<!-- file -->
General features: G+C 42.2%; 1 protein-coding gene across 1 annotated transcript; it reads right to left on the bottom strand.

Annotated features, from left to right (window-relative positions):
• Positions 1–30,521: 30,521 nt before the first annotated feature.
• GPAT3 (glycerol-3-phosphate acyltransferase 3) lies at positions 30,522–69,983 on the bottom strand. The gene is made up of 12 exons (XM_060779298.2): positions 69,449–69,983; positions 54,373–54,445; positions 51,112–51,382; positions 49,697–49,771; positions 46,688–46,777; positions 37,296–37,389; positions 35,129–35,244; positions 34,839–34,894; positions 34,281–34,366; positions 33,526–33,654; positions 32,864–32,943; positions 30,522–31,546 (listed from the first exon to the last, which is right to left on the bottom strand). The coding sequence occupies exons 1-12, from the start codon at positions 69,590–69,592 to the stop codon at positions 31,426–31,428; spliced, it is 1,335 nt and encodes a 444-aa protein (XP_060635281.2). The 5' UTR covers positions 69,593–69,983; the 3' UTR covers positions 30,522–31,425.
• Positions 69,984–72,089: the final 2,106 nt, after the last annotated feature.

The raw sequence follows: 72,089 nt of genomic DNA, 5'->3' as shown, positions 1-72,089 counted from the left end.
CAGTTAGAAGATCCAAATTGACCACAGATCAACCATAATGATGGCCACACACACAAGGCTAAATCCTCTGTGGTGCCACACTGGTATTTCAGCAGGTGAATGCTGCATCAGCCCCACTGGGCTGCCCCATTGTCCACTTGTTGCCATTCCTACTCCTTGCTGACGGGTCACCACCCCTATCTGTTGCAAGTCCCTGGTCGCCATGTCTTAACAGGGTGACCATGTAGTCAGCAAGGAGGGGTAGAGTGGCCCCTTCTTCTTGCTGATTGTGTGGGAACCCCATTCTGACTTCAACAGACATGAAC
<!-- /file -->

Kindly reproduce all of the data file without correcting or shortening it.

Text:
General features: G+C 42.2%; 1 protein-coding gene across 1 annotated transcript; it reads right to left on the bottom strand.

Annotated features, from left to right (window-relative positions):
• Positions 1–30,521: 30,521 nt before the first annotated feature.
• GPAT3 (glycerol-3-phosphate acyltransferase 3) lies at positions 30,522–69,983 on the bottom strand. The gene is made up of 12 exons (XM_060779298.2): positions 69,449–69,983; positions 54,373–54,445; positions 51,112–51,382; positions 49,697–49,771; positions 46,688–46,777; positions 37,296–37,389; positions 35,129–35,244; positions 34,839–34,894; positions 34,281–34,366; positions 33,526–33,654; positions 32,864–32,943; positions 30,522–31,546 (listed from the first exon to the last, which is right to left on the bottom strand). The coding sequence occupies exons 1-12, from the start codon at positions 69,590–69,592 to the stop codon at positions 31,426–31,428; spliced, it is 1,335 nt and encodes a 444-aa protein (XP_060635281.2). The 5' UTR covers positions 69,593–69,983; the 3' UTR covers positions 30,522–31,425.
• Positions 69,984–72,089: the final 2,106 nt, after the last annotated feature.

The raw sequence follows: 72,089 nt of genomic DNA, 5'->3' as shown, positions 1-72,089 counted from the left end.
CAGTTAGAAGATCCAAATTGACCACAGATCAACCATAATGATGGCCACACACACAAGGCTAAATCCTCTGTGGTGCCACACTGGTATTTCAGCAGGTGAATGCTGCATCAGCCCCACTGGGCTGCCCCATTGTCCACTTGTTGCCATTCCTACTCCTTGCTGACGGGTCACCACCCCTATCTGTTGCAAGTCCCTGGTCGCCATGTCTTAACAGGGTGACCATGTAGTCAGCAAGGAGGGGTAGAGTGGCCCCTTCTTCTTGCTGATTGTGTGGGAACCCCATTCTGACTTCAACAGACATGAAC